CADI was found not to correlate with acne severity as assessed by GAGS. A recent study showed similar result in Hong Kong, which found no correlation between GAGS acne severity score and CADI score . A similar result was obtained using different scoring system for acne severity, ECLA scale (Echelle de Cotation des Lésions d'Acné or Acne Lesion Score Scale). As ECLA overall scale did not correlate with CADI score in French population sample , similarly in Turkish sample of patients there were no significant relationships between acne severity and AQOLS/DLQI . Additionally, anxiety or depression (assessed by HAD hospital anxiety and depression scale) were reported not to correlate with acne severity . On the other hand, Walker and Lewis-Jones  found that a good correlation was found between CADI and other quality of life measures (CLDQI: Children’s Dermatology Life Quality Index) in Scottish teenagers .
In this paper, age and disease duration did not correlate with quality of life as well. Consequently, it has been found in our study that the quality of life in acne patients can be affected by reasons other than acne severity. The reasons can be social, emotional, personality type, presence of scarring and school-, or job-related problems.
We therefore conclude that acne clinical severity alone does not affect quality of life. Many other factors might play a role. Each patient should be treated individually taking into consideration that mild disease does not mean little effect on quality of life.
- B. Rzany and C. Kahl, “Epidemiologie der acne vulgaris,” Journal of the German Society of Dermatology, vol. 4, no. 1, pp. 8–9, 2006.
- J. K. L. Tan, “Psychosocial impact of acne vulgaris: evaluating the evidence,” Skin Therapy Letter, vol. 9, no. 7, pp. 1–9, 2004.
- P. Magin, J. Adams, G. Heading, D. Pond, and W. Smith, “Psychological sequelae of acne vulgaris: results of a qualitative study,” Canadian Family Physician, vol. 52, no. 8, pp. 978–979, 2006.
- D. Purvis, E. Robinson, S. Merry, and P. Watson, “Acne, anxiety, depression and suicide in teenagers: a cross-sectional survey of New Zealand secondary school students,” Journal of Paediatrics and Child Health, vol. 42, no. 12, pp. 793–796, 2006.
- S. C. Kellett and D. J. Gawkrodger, “The psychological and emotional impact of acne and the effect of treatment with isotretinoin,” British Journal of Dermatology, vol. 140, no. 2, pp. 273–282, 1999.
- D. A. Rapp, G. A. Brenes, S. R. Feldman, A. B. Fleischer Jr., G. F. Graham, M. Dailey, and S. R. Rapp, “Anger and acne: implications for quality of life, patient satisfaction and clinical care,” British Journal of Dermatology, vol. 151, no. 1, pp. 183–189, 2004.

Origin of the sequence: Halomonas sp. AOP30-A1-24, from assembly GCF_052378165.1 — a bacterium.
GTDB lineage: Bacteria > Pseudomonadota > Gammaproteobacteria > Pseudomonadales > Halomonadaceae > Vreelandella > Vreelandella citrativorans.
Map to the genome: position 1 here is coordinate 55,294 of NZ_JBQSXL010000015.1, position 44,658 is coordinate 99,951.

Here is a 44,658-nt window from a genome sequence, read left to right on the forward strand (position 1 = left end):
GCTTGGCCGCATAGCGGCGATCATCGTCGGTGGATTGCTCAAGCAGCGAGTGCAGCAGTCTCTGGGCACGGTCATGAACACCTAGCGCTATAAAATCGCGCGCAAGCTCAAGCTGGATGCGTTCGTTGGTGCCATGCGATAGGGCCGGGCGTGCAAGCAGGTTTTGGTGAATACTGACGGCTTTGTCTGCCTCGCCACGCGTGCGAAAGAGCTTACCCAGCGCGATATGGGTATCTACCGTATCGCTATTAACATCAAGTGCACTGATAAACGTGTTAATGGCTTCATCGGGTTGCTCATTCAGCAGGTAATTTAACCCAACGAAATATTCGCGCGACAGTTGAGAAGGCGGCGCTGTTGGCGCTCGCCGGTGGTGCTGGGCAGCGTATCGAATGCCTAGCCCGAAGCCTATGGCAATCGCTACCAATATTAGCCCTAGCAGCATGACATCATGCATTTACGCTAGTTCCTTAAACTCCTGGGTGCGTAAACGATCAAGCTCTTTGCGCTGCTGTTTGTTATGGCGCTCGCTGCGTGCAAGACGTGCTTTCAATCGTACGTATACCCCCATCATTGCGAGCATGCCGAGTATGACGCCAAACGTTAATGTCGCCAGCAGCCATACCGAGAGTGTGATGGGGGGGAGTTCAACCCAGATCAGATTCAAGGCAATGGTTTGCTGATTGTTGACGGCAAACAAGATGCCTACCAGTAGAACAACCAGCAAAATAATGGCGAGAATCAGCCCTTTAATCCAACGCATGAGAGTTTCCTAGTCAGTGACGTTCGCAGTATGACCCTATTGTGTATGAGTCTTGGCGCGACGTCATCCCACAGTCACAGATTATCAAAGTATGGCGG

- F. Dalgard, U. Gieler, J. Holm, E. Bjertness, and S. Hauser, “Self-esteem and body satisfaction among late adolescents with acne: results from a population survey,” Journal of the American Academy of Dermatology, vol. 59, no. 5, pp. 746–751, 2008.
- T. Loney, M. Standage, and S. Lewis, “Not just 'skin deep': psychosocial effects of dermatological-related social anxiety in a sample of acne patients,” Journal of Health Psychology, vol. 13, no. 1, pp. 47–54, 2008.
- E. Mallon, J. N. Newton, A. Klassen, S. L. Stewart-Brown, T. J. Ryan, and A. Y. Finlay, “The quality of life in acne: a comparison with general medical conditions using generic questionnaires,” British Journal of Dermatology, vol. 140, no. 4, pp. 672–676, 1999.
- D. P. Krowchuk, T. Stancin, R. Keskinen, R. Walker, J. Bass, and T. M. Anglin, “The psychosocial effects of acne on adolescents,” Pediatric Dermatology, vol. 8, no. 4, pp. 332–338, 1991.
- M. A. Gupta and A. K. Gupta, “Depression and suicidal ideation in dermatology patients with acne, alopecia areata, atopic dermatitis and psoriasis,” British Journal of Dermatology, vol. 139, no. 5, pp. 846–850, 1998.
- A. Picardi, E. Mazzotti, and P. Pasquini, “Prevalence and correlates of suicidal ideation among patients with skin disease,” Journal of the American Academy of Dermatology, vol. 54, no. 3, pp. 420–426, 2006.
- A. Doshi, A. Zaheer, and M. J. Stiller, “A comparison of current acne grading systems and proposal of a novel system,” International Journal of Dermatology, vol. 36, no. 6, pp. 416–418, 1997.
- R. J. Motley and A. Y. Finlay, “Practical use of a disability index in the routine management of acne,” Clinical and Experimental Dermatology, vol. 17, no. 1, pp. 1–3, 1992.
- R. J. Motley and A. Y. Finlay, “How much disability is caused by acne?” Clinical and Experimental Dermatology, vol. 14, no. 3, pp. 194–198, 1989.
- A. Y. Finlay, Wales college of medicine. Department of dermatology. Cardiff Acne Disability Index (CADI), 2006, http://www.dermatology.org.uk/index.asp?portal/quality/cadi.html.
- J. Khoo, “The psychological impact of acne: patients' perceptions,” Journal of the American Academy of Dermatology, vol. 32, no. 5, pp. S26–S30, 1995.
- P. J. Magin, J. Adams, G. S. Heading, and C. D. Pond, “Patients with skin disease and their relationships with their doctors: a qualitative study of patients with acne, psoriasis and eczema,” Medical Journal of Australia, vol. 190, no. 2, pp. 62–64, 2009.
- H. P. Lehmann, K. A. Robinson, J. S. Andrews, V. Holloway, and S. N. Goodman, “Acne therapy: a methodologic review,” Journal of the American Academy of Dermatology, vol. 47, no. 2, pp. 231–240, 2002.
- B. Dŕeno, “Assessing quality of life in patients with acne vulgaris: implications for treatment,” American Journal of Clinical Dermatology, vol. 7, no. 2, pp. 99–106, 2006.
- M. P. M. Law, A. A. T. Chuh, A. Lee, and N. Molinari, “Acne prevalence and beyond: acne disability and its predictive factors among Chinese late adolescents in Hong Kong,” Clinical and Experimental Dermatology, vol. 35, no. 1, pp. 16–21, 2010.
- B. Dreno, M. Alirezai, and M. Alirezai, “Clinical and psychological correlation in acne: use of the ECLA and CADI scales,” Annales de Dermatologie et de Venereologie, vol. 134, no. 5, pp. 451–455, 2007.
- E. Ilgen and A. Derya, “There is no correlation between acne severity and AQOLS/DLQI scores,” Journal of Dermatology, vol. 32, no. 9, pp. 705–710, 2005.
- S. Aktan, E. Özmen, and B. Şanli, “Anxiety, depression, and nature of acne vulgaris in adolescents,” International Journal of Dermatology, vol. 39, no. 5, pp. 354–357, 2000.
- N. Walker and M. S. Lewis-Jones, “Quality of life and acne in Scottish adolescent schoolchildren: use of the Children's Dermatology Life Quality Index (CDLQI) and the Cardiff Acne Disability Index (CADI),” Journal of the European Academy of Dermatology and Venereology, vol. 20, no. 1, pp. 45–50, 2006.